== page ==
Overcoming the Uncertainty of V.U.C.A.

Overcoming the Uncertainty of V.U.C.A.

Author: | Published: 30 Jun 2016

louise_weathering_the_storms_of_change.jpgBritain’s recent withdrawal from the European Union reminds me of the US Military acronym: V.U.C.A. Referring to the volatility, uncertainty, complexity and ambiguity that characterize conditions and situations, particularly when influenced by significant change, V.U.C.A. has rapidly become a trendy managerial contraction. 

The shift into the corporate world was not unexpected. Businesses want uncomplicated clarity and maximum control over their entire operation – no different from a military strategy.

I don’t think that there has ever been a better example of a V.U.C.A. era than the years following the latest turn of century. The USA’s terror attacks of 2001, the economic meltdown of 2008, Japan’s 2011 earthquake, and now the Brexit fiasco have all brought their fair share of chaos where order and predictability would have been far more welcome.

Let’s look at each of the concepts and understand their effect on modern day businesses: 

Volatility refers to the nature of change, including the speed at which it happens. It creates sudden and profound instability within companies, creating uncertainty and anxiety.

Uncertainty is the consequence of an inability to predict behavior. There is uncertainty about the future; about demand and stock needs; about new competitors entering the market; about new government policies, etc. A lack of clarity muddles the picture and obstructs management’s ability to understand and to value the threats and challenges facing them.

Complexity is created by the magnitude of the forces that confront companies. They get faced with cans of worms and apparent chaos that clouds their thinking. The challenge is to gain a sober perspective on the situation and not to confuse threats and opportunities as collectives.

Finally ambiguity is brought about by the haziness of one’s reality; the potential for misinterpretation; the confusion of causes and effects. Diversity and global influences strengthen ambiguity, demanding a multi-visional approach to evaluate and to judge reality.

In a world that is rapidly shrinking as a global village, change has become unavoidable and the speed and volume of change is growing exponentially. New technology and inventions shape and alter the world profoundly, often within short time frames. For example, consider the impact of mobile technology, open access to IT solutions and cloud computing on businesses.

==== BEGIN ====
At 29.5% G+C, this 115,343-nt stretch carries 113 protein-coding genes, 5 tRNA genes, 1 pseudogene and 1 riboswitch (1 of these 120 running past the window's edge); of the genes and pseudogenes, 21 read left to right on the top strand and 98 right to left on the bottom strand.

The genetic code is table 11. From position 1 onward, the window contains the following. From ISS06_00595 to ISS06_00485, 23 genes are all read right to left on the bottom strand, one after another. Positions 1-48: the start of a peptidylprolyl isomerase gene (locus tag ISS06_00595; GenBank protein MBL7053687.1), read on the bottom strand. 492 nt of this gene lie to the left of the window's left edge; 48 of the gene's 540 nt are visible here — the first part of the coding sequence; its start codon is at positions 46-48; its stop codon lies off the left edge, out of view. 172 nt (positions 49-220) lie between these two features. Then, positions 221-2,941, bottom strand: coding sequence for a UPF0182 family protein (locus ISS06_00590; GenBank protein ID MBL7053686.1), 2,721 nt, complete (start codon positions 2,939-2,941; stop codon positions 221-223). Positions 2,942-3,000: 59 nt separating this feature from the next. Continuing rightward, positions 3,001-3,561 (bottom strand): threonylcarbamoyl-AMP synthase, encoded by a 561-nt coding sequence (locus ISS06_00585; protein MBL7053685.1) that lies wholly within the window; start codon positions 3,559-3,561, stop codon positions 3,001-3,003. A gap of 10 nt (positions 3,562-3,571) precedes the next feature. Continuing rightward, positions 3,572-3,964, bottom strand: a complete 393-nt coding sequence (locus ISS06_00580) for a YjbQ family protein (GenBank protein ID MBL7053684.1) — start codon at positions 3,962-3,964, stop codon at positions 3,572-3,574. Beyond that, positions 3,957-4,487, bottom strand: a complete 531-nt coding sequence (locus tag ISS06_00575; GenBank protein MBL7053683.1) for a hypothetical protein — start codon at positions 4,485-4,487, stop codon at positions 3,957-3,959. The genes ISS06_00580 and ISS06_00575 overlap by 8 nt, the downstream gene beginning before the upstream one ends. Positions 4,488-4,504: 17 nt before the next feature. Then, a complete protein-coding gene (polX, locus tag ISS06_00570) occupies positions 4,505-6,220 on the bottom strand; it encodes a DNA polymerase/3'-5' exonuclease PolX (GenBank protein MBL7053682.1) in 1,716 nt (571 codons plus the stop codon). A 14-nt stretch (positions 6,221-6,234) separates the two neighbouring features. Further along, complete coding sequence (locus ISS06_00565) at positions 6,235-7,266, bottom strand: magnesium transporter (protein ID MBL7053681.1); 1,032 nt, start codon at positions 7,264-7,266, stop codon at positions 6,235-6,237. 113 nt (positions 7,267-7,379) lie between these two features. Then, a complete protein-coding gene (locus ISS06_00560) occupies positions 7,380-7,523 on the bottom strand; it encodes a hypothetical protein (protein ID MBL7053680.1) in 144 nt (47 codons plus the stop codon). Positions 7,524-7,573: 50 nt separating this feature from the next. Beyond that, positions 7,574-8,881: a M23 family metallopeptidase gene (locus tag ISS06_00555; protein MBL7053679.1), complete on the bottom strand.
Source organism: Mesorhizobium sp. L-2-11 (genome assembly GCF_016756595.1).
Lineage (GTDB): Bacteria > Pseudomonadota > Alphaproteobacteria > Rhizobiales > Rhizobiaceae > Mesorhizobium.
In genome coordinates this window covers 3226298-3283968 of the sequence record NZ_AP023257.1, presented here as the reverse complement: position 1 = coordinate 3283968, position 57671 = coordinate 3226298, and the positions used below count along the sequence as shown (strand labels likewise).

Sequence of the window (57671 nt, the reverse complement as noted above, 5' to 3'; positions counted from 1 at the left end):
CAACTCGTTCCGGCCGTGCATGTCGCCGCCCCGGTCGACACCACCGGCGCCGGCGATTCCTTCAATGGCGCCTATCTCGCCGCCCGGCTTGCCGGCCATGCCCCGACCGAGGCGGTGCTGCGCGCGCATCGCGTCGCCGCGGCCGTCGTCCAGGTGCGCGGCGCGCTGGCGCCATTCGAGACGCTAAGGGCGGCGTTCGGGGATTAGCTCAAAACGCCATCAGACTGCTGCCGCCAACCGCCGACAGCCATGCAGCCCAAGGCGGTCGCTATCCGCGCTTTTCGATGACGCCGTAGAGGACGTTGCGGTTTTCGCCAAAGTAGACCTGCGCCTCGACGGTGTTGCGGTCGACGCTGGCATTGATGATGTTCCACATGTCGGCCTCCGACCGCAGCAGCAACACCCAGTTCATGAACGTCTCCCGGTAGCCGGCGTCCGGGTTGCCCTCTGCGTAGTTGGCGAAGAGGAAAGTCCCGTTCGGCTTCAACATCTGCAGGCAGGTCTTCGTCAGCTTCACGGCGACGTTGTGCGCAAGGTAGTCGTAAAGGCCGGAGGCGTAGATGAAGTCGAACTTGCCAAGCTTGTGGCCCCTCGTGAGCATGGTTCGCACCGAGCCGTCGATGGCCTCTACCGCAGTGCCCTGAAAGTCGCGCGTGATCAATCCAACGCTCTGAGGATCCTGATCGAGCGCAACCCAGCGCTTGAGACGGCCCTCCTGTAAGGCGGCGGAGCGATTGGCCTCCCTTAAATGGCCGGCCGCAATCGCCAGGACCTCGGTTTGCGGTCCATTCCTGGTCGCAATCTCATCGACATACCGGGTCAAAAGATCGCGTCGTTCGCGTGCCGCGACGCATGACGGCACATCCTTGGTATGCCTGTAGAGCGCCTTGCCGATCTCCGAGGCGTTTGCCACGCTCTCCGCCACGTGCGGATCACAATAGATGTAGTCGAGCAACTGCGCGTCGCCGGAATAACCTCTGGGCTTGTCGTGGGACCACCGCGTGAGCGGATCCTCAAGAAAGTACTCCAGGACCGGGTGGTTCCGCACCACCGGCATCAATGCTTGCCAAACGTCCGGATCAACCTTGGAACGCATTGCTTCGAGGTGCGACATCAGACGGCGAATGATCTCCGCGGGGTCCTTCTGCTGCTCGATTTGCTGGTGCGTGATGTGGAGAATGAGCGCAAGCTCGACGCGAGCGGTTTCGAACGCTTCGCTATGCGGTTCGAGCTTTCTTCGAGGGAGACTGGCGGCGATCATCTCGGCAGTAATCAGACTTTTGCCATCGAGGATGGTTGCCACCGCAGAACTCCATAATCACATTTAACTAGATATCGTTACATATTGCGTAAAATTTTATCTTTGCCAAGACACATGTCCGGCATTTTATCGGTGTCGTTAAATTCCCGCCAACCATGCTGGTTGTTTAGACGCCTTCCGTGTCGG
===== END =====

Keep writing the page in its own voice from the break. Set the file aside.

From an ERP perspective, the first step to managing V.U.C.A. is to select and implement an ERP system that addresses the exact needs of the enterprise’s business model and all its functions, today, with the agility to adapt and scale as the need arises.

In effect, the solution should strengthen management’s foresight while simultaneously enhancing its insight into the business. The management principles of Planning, Executing, and Controlling are all neatly accommodated in any effective ERP system, covering not just the flow of resources and material through the value chain, but also allowing clear visibility and providing relevant critical business information on a real-time basis on any aspect of the organizational process.

In a nutshell: any ERP system should smooth the kinks out of supply chain management across all aspects of the business. A really good system will cut through the haze of dust kicked up by V.U.C.A. and offer a clear and unambiguous view of processes and systems, allowing for flexibility and effective management in the most changeable times.


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Comments (2)

  • Gerald Poe Reply

    Louise, considering all VUCA is possible at any time in business, enterprise management has never been more critical. Getting ERP to be THE trusted ally in times of strife is a collective culture rooted in systems thinking and integration of process and procedure from the lowest level to the top. Complaints about ERP usually do not come from a viewpoint of utilization but out of fractured implementations.

    June 30, 2016 at 4:11 pm
  • Louise Thompson Reply

    Thanks Gerry, I appreciate your comments. I totally agree that a well implemented ERP system will provide the foundation for dealing with VUCA – thus resulting in agility, future growth and competitive advantage. A badly implemented ERP, on the other hand, will not only give ERP a bad name, but will result in huge frustrations, extended time frames, increased costs and reduced ROI.

    July 1, 2016 at 1:30 pm

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